Admiral Vladimir Masorin, commander-in-chief of Russia’s naval forces, announced ambitious plans to expand the Russian Black Sea Fleet’s forces and missions during his just-completed visit to the fleet’s main base at Sevastopol in Ukraine. The plans focus on developing Novorossiysk as a major naval base on Russian territory, retaining Sevastopol (past 2017 if it possible), and restoring the Fleet’s capability to reestablish a presence at least to some degree in the Mediterranean.
The 1997 basing agreements (valid until 2017) do not allow Russia to add ships to its Fleet on Ukraine’s territory. Meanwhile, Russia is building up the Novorossiysk base on the Russian coast, in immediate proximity to the Crimea. It is constricting new piers and other port installations there, as well as barracks for marine infantry (ship-borne landing troops) and installations for land-based aviation.
Masorin announced that the Black Sea Fleet would be reinforced both with new ships and with ships to be transferred from “other [Russian] Fleets,” of which he named the Northern Fleet. He listed a new landing ship (for amphibious warfare), a mine-sweeper, a corvette, a support ship, and a communications ship, all to be added to the Novorossiysk base by next year. (A new landing ship of the same class is also being delivered to Russia’s Caspian Flotilla, he said.)
The commander-in-chief proposes deploying Russia’s sole aircraft carrier, the Kuznetsov, in the Black Sea at Novorossiysk for temporary or periodic duty, and assigning Russia’s planned aircraft-carrying cruiser also to the Black Sea Fleet.
Furthermore, Masorin recommends adding 12 to 15 submarines (“not fewer than this number”) — to Russia’s Black Sea Fleet. This, too, would be a mix of existing and newly built submarines, some of them to be diverted from other Fleets. The third and fourth diesel-electric submarines of the Project 677 class, under construction in St. Petersburg, are named Novorossiysk and Sevastopol respectively and are scheduled for early delivery to Russia’s Black Sea Fleet. (The first two submarines of Project 677, named St. Petersburg and Krondstadt, are earmarked for the Baltic Fleet).
At present, Russia has two diesel submarines — one operational, the Alrosa, and another one under repair — in the Black Sea, both based at Sevastopol. Meanwhile, Ukraine has announced an auction sale for its only submarine, the idled Zaporizhzhya.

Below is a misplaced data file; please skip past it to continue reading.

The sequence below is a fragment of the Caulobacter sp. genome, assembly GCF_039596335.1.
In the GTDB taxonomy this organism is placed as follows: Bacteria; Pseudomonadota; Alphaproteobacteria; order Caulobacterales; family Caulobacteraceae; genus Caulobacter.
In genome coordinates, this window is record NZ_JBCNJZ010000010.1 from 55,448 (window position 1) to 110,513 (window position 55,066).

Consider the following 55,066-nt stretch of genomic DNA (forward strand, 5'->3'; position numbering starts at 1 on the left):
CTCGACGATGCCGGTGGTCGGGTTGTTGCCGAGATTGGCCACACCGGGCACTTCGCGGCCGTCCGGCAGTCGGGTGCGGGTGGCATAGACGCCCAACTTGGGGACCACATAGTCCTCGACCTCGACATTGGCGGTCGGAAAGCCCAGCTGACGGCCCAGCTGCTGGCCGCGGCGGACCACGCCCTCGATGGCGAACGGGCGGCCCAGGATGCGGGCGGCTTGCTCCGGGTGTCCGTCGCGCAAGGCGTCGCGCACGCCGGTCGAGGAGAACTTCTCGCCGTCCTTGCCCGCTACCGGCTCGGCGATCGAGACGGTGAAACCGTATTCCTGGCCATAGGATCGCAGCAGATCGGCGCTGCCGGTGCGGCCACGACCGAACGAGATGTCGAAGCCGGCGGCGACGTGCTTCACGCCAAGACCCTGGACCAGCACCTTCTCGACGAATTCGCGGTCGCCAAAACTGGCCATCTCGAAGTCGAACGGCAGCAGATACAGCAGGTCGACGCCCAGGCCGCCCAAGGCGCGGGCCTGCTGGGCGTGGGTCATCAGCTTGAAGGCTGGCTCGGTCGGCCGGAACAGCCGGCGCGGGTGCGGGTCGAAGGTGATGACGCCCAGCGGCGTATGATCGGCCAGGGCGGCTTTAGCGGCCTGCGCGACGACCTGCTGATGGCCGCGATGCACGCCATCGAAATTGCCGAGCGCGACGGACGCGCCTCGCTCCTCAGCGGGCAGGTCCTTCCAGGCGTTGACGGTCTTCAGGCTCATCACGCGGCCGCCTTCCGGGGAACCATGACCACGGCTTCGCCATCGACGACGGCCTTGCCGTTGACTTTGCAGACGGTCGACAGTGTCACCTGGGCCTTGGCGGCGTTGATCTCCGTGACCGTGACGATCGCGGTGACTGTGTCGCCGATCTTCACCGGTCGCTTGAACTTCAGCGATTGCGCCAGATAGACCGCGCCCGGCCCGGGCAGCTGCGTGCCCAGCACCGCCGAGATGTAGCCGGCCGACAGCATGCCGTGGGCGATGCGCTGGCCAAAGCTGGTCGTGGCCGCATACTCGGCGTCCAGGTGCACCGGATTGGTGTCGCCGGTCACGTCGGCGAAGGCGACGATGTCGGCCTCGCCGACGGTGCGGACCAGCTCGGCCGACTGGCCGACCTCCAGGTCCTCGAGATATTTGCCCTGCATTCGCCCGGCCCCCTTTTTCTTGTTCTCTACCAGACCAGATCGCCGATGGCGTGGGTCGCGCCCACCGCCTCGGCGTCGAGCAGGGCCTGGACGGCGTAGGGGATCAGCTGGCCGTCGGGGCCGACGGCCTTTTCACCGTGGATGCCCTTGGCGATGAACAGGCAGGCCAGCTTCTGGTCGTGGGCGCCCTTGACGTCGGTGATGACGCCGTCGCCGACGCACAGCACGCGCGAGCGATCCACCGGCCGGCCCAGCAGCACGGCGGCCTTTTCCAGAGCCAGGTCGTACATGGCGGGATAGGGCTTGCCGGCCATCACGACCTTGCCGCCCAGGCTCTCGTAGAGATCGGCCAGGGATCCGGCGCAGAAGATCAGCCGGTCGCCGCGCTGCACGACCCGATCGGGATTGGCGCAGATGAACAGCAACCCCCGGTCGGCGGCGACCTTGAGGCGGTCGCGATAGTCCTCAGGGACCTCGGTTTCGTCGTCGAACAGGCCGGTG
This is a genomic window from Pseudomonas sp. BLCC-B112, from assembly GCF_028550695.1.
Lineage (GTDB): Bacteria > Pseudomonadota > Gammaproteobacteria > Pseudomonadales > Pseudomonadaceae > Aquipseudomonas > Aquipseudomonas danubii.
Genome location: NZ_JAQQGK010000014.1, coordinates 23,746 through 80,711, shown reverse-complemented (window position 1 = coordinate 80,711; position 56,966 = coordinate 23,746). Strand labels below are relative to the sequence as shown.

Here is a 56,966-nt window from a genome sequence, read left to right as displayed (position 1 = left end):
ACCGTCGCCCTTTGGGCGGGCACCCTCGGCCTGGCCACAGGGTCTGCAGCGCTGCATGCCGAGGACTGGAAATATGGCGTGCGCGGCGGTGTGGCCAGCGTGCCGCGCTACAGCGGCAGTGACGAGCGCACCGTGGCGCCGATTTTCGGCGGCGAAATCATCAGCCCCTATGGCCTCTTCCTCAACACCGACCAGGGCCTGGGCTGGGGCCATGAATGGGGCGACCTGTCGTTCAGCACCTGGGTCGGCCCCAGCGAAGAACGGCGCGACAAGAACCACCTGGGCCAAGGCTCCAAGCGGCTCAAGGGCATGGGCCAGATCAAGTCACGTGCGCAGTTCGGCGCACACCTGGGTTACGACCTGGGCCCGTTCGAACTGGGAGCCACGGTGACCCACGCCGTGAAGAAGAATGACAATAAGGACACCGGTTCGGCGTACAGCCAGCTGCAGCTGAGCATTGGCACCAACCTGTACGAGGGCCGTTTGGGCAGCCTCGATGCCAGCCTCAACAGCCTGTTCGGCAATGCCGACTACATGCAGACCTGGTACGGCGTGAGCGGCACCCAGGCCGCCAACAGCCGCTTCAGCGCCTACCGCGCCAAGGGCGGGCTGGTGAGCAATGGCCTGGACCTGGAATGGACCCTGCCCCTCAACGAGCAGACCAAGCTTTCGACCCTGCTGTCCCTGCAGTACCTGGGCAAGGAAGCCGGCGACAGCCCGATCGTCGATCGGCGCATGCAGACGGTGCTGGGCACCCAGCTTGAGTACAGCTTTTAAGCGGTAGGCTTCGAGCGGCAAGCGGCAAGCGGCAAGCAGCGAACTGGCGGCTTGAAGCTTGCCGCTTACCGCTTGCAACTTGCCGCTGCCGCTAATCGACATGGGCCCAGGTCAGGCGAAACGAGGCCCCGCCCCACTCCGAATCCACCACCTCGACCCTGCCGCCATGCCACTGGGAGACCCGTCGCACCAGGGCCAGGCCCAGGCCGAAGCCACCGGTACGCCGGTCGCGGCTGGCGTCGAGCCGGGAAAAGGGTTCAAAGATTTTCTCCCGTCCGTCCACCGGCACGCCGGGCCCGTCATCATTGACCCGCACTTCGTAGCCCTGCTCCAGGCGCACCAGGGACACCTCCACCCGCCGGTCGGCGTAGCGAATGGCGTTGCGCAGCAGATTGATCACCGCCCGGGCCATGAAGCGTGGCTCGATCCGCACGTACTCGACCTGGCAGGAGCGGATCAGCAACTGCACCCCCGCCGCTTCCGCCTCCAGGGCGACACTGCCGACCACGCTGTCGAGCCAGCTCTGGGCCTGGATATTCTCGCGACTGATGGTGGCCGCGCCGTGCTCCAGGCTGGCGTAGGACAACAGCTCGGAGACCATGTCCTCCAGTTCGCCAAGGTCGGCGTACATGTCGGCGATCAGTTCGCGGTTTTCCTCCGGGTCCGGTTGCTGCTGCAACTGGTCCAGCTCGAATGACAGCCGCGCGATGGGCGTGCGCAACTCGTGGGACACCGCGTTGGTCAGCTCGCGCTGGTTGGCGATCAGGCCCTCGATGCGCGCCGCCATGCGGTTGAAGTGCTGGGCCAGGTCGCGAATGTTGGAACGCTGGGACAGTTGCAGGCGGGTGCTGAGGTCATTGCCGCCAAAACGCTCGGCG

Describing the Black Sea as a “key” theater for Russian naval operations, Masorin referenced a defensive mission and a power-projecting one. Defensively, the Russian Fleet would engage the putative aggressor before it can reach Russia’s territory. With Romania and Bulgaria in NATO, Masorin would “not rule out the possibility that some NATO countries would establish naval bases” on the Romanian and Bulgarian coasts.
According to Masorin, Russia plans to restore a “regular naval presence” in the Eastern Mediterranean. Ships from the Black Sea Fleet would bear the main brunt of that mission, to be reinforced by units from Russia’s Baltic and Northern Fleets on a rotational basis. In follow-up remarks, the Russian Navy’s chief spokesman, Captain Igor Dygalo, defined the goal of “regular naval presence” mainly as “flying the St. Andrew flag” [Russian naval flag] in the eastern Mediterranean. Any Russian squadron operating there would not be a permanent one, but would have to be assembled ad hoc from the Black Sea and other Russian Fleets for each mission. In the short-to-medium term, the capabilities of such a squadron would be a far cry from those of the erstwhile Soviet Navy’s squadron in the Eastern Mediterranean.
Russia would conduct these missions on a national basis, separate from NATO’s Active Endeavor Operation, in which Russia participates symbolically. Masorin attended in Sevastopol the departure ceremony of the escort ship Ladnyi to join this NATO operation.
In remarks calculated to differentiate among NATO countries, Masorin praised cooperation with the Turkish Navy — “closer than with any navy in the world, a relationship that must be further developed and perfected.” He termed Turkey a “serious regional leader” in naval and other terms. Such remarks reflect Russia’s comfort with a Turkish-Russian naval condominium in the Black Sea. However, Russia’s buildup plans might induce second thoughts in Turkey about this relationship if the naval balance tips in Russia’s favor.
Development of the Novorossiysk base enjoys priority status in terns of Russian government financing. First Deputy Prime Minister Sergei Ivanov inspected the Novorossiysk naval base on July 11 and ascertained that construction work is progressing on schedule, on a fully funded “targeted program” of the Russian government. Ivanov had initiated the government’s adoption of that program in his previous capacity as defense minister and continues overseeing its implementation (Krasnaya zvezda, July 12).
(Interfax-Ukraine, RIA-Novosti, August 1-4)